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Get 'em Up: Scituate's Grant Committee Gets Homes in the Air

PLYMOUTH COUNTY, MA – Located along on the Massachusetts Bay, the small seacoast town of Scituate, Massachusetts has seen its share of storms and floods. Most long-time residents would likely say that the Blizzard of 1978 was the worst, when the tremendous waves from a record Nor’easter filled the streets of the town with several feet of water, and over 300 homes were destroyed and many others severely damaged. Then there was the No-Name Storm of 1991, when an additional 100 local homes were destroyed, again by wave action pouring in from the Bay.

In 1997, town employee Joan Francis began investigating the possibility that federal grant assistance might be available through the Commonwealth of Massachusetts. The Federal Emergency Management Agency (FEMA) offers several grant programs to state and local governments to mitigate homes and buildings in order to prevent future damage. Mitigation actions can take the form of installing safety measures such as hurricane shutters, upgrading culverts to improve water flow, or utilizing building materials such as hurricane clips to strengthen the overall stability of a structure. Another popular form of mitigation, especially in coastal communities, is elevation, or the raising of a building above expected future flood levels.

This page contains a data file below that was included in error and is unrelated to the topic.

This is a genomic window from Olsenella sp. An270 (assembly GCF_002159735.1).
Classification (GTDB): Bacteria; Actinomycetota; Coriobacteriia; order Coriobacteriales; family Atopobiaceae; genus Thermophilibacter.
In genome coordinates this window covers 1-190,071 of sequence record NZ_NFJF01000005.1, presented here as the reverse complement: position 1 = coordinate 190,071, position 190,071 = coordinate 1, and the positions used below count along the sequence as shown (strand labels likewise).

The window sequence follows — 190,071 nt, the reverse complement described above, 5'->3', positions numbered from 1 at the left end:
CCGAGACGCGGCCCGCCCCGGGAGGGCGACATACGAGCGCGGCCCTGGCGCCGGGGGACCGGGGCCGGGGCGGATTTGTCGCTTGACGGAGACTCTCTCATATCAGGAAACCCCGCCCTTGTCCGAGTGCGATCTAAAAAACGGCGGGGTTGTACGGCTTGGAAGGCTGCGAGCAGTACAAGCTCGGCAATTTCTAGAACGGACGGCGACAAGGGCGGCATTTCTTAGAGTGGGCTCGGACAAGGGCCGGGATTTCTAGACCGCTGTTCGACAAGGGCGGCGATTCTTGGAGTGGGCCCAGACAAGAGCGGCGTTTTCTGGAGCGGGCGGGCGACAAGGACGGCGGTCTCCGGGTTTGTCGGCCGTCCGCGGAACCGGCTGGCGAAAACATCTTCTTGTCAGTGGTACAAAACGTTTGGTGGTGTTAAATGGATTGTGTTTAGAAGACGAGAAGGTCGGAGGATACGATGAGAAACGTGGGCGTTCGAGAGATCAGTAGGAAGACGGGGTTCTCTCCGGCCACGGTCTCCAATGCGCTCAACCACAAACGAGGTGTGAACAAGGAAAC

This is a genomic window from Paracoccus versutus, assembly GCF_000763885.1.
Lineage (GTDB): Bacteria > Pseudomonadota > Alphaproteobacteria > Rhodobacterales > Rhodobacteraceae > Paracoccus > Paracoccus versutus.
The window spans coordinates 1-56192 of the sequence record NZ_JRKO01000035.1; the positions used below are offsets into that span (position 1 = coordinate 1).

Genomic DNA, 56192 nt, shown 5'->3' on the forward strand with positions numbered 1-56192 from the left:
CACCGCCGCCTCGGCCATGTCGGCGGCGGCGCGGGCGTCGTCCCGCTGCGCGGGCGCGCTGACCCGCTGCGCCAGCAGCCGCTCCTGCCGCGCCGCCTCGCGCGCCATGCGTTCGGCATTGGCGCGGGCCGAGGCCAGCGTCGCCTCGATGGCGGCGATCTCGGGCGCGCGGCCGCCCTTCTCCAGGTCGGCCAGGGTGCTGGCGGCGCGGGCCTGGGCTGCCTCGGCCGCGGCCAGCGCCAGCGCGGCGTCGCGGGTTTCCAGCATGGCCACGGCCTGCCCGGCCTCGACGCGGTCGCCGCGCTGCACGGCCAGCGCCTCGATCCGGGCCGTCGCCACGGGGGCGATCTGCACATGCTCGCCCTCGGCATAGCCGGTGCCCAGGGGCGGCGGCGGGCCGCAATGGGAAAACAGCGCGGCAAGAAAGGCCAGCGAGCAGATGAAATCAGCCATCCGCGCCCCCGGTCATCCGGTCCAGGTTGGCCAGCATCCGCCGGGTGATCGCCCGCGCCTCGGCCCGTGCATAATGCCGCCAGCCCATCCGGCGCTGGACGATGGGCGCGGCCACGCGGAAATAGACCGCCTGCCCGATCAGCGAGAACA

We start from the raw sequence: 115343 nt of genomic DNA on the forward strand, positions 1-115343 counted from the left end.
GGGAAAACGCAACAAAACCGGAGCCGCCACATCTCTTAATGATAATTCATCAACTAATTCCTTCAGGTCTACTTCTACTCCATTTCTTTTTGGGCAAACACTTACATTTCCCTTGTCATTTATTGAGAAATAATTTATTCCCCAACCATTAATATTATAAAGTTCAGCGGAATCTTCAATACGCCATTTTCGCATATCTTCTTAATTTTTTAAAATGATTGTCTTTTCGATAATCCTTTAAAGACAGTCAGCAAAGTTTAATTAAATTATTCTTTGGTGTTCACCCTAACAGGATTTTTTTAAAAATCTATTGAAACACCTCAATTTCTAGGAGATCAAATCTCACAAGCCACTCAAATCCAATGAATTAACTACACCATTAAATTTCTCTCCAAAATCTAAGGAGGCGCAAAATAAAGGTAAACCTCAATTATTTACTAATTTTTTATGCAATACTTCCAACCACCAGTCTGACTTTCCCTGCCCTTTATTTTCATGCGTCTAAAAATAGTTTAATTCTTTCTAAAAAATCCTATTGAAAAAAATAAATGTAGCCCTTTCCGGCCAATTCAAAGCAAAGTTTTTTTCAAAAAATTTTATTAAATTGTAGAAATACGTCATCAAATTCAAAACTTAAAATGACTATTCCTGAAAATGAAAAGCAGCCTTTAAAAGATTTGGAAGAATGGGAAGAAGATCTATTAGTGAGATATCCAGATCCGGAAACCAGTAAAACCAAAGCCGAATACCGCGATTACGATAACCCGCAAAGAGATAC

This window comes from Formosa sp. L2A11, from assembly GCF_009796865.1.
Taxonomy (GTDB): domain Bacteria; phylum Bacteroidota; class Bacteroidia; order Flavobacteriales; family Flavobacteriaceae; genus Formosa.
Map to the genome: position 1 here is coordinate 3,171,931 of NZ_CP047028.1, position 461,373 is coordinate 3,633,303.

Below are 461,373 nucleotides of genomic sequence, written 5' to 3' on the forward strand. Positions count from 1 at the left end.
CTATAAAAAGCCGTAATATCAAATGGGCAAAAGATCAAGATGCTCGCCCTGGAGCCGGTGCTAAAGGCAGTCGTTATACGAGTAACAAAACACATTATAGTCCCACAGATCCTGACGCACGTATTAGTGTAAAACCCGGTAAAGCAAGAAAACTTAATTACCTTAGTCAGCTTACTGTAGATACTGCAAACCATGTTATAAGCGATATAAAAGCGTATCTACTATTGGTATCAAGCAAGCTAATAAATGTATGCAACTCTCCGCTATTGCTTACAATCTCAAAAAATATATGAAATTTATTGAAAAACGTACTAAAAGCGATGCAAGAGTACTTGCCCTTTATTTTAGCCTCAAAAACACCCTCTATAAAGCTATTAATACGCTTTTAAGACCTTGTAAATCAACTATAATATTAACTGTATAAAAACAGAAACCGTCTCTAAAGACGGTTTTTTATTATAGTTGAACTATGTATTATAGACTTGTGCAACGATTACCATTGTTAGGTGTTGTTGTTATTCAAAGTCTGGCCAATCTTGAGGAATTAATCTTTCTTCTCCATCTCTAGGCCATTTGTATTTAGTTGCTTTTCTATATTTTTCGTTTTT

“Our Board of Selectmen decided to form a committee to research all sorts of grants,” said Neil Duggan, Scituate’s building commissioner and zoning enforcement officer. “As we started looking into the flood mitigation grants, we realized we needed to concentrate on those, because a lot of townspeople started coming to our meetings, and asking questions about them.”

The first grant Scituate was awarded was for $249,004, which allowed the town to elevate 14 homes. The grant came from FEMA’s Flood Mitigation Assistance (FMA) program, which provides funds to states and communities to incorporate measures to reduce or eliminate long-term risks of flood damages to structures insured under the National Flood Insurance Program (NFIP). Seeing the success of their first grant application, the Scituate grant committee began applying for additional assistance on an almost yearly basis.

Typically, federal grant assistance provides up to 75 percent of the cost of a mitigation project, such as a structural elevation, leaving the remaining portion of the costs the responsibility of the individual homeowner or, in some cases, the applying community. Scituate’s grant committee sought the means to get more for their money, making the elevation assistance available to more homeowners by reducing the amount of grant funds awarded per home to 40-50 percent, instead of the usual higher figure. This allowed them to elevate more homes with the awarded federal money.

“We were looking to spread the wealth, as it were,” said Laura Harbottle, Scituate’s Town Planner, who took over the grant program in 2006. “We saw lowering the amount each homeowner would get from the grant as a chance to get more homes raised. Instead of being able to do three or four houses with one grant, we would be able to do ten.”

Prior to 2006, the town had applied for four FMA grants, totaling $725,347. Since taking over management of the program in 2006, Harbottle has continued the aggressive pursuit of additional grant money, applying for another two FMA grants, as well as assistance from FEMA’s Hazard Mitigation Grant Program (HMGP), which provides funds to states or communities to perform mitigation actions during the recovery period following a presidentially declared disaster.